What do Water, Africa, and the Role of Women have to do With the Paris Marathon?

20/04/2015

water

At the Paris Marathon last Sunday, Siabatou Sanneh of Gambia stood out from the other racers — in addition to her race number, she wore traditional Gambian garb and carried 45 pounds of water on her head. Sanneh, who had never left her home country before, participated in the marathon as part of an effort to raise awareness of the difficulties African women face in accessing clean water. While she walked the race, she also wore a sign that read: “In Africa, women travel this distance everyday to get potable water. Help us shorten the distance.”

Sanneh, a mother of four, lives in a small village of 300 people and started carrying water when she was five years old. Now, she and two of her daughters, 12-year-old Nyima and 20-year-old Mamina, carry water together: “I wake up in the morning, and go and collect water from a well. I have to walk 8 km (5 miles) there and back. I do this three times a day at least.” Each woman carries over 40 pounds of water on the return trip, wearing flip flops and often walking in extreme heat.

Sanneh was walking on behalf of Water For Africa, a charitable organization that’s working to draw attention for the need for bore-dug wells with water pumps, rather than the hand-dug wells that are common there. In Sanneh’s home country, Water For Africa estimates 200 to 300 water pumps would supply the needs of the whole population — an urgent need, since 40 to 60 percent of the current wells and pumping systems are deteriorating. Sanneh says, “I want them to help us dig bore holes, a sustainable water source, but not only more holes, I want more sustainable ones too. That’s all we need.”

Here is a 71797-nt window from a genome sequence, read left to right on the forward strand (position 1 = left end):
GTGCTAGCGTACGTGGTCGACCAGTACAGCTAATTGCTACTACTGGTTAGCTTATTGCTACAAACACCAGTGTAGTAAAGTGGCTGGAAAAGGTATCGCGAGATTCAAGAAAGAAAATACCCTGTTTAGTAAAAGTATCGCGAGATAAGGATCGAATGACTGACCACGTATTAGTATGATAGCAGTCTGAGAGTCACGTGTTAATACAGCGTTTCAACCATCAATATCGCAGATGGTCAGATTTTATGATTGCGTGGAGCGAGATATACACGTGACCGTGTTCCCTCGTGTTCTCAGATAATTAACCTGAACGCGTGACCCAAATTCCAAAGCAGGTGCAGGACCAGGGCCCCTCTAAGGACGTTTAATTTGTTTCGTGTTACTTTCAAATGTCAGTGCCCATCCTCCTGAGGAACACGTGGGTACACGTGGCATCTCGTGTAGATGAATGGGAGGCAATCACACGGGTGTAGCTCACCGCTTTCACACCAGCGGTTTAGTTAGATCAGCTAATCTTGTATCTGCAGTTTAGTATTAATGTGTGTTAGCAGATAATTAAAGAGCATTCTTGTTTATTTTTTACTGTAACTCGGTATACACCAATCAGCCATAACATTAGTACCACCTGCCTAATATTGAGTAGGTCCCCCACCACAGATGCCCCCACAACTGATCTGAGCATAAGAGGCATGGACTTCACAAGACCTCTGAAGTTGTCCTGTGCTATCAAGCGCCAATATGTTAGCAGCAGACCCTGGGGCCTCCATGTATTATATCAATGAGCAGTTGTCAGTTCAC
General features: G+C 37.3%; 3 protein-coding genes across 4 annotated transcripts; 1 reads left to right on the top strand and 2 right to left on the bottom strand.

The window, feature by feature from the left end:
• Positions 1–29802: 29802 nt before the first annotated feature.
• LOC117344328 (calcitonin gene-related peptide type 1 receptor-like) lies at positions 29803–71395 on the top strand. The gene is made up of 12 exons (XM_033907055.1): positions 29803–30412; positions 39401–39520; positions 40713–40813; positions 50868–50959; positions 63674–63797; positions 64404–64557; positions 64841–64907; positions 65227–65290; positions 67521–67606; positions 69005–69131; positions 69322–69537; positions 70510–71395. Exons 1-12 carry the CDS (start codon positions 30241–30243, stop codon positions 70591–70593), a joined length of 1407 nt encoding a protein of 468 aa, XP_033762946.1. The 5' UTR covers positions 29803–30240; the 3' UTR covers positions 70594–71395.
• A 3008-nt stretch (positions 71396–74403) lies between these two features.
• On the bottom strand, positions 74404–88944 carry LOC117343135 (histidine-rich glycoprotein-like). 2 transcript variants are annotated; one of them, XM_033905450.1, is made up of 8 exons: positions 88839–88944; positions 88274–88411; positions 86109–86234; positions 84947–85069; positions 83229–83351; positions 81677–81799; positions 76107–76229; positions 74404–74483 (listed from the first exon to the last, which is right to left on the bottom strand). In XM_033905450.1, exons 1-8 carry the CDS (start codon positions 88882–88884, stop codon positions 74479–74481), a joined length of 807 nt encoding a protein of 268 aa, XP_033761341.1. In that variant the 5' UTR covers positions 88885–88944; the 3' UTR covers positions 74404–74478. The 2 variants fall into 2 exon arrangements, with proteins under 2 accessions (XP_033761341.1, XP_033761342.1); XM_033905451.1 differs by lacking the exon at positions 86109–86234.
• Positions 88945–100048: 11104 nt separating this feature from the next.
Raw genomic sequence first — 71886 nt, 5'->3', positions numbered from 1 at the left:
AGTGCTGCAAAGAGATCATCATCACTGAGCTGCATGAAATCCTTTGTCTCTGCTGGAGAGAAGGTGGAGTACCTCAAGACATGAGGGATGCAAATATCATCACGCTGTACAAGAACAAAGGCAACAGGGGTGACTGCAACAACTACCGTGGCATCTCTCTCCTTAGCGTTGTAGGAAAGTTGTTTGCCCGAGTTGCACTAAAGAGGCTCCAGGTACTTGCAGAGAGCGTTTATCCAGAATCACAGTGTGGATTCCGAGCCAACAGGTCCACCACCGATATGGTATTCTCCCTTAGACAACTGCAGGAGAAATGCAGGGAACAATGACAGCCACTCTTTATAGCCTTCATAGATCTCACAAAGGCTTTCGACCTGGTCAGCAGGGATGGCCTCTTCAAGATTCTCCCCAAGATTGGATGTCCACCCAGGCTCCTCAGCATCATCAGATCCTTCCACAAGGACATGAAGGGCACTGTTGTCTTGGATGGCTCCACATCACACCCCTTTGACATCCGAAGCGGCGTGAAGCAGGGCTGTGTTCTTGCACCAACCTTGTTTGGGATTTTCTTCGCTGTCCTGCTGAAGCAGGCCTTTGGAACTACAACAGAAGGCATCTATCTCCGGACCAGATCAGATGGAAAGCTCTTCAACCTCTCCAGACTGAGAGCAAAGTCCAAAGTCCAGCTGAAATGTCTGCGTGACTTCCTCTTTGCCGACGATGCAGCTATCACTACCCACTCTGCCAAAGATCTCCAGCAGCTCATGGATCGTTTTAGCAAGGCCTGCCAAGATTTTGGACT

While she couldn’t walk the full length of the marathon because “it was too long and the container on my head was too heavy,” Sanneh still captured the attention of people around the world. She’s pleased that her efforts have helped draw attention to the need for greater action to improve water access. For Sanneh, it would be a dream come true: “I don’t want my children and their children to be collecting water from the well when they are my age.”

To help support the building of boreholes in Gambia, visithttp://themarathonwalker.com/, or learn more about Water for Africa athttp://www.waterforafrica.org.uk/.

An excellent novel that explores how the lack of access to potable water affects girls’ lives is “A Long Walk To Water,” for ages 9 to 14 at http://www.amightygirl.com/a-long-walk-to-water

For two stories set in Africa which show how small changes can transform lives, check out “Beatrice’s Goat” for ages 4 to 8 (http://www.amightygirl.com/beatrice-s-goat) and “Mimi’s Village: And How Basic Health Care Transformed It” for ages 6 to 9 (http://www.amightygirl.com/mimi-s-village).

For more stories about the challenges faced by girls and women living in poverty, visit our “Poverty & Hardship” section at http://www.amightygirl.com/b…/social-issues/poverty-hardship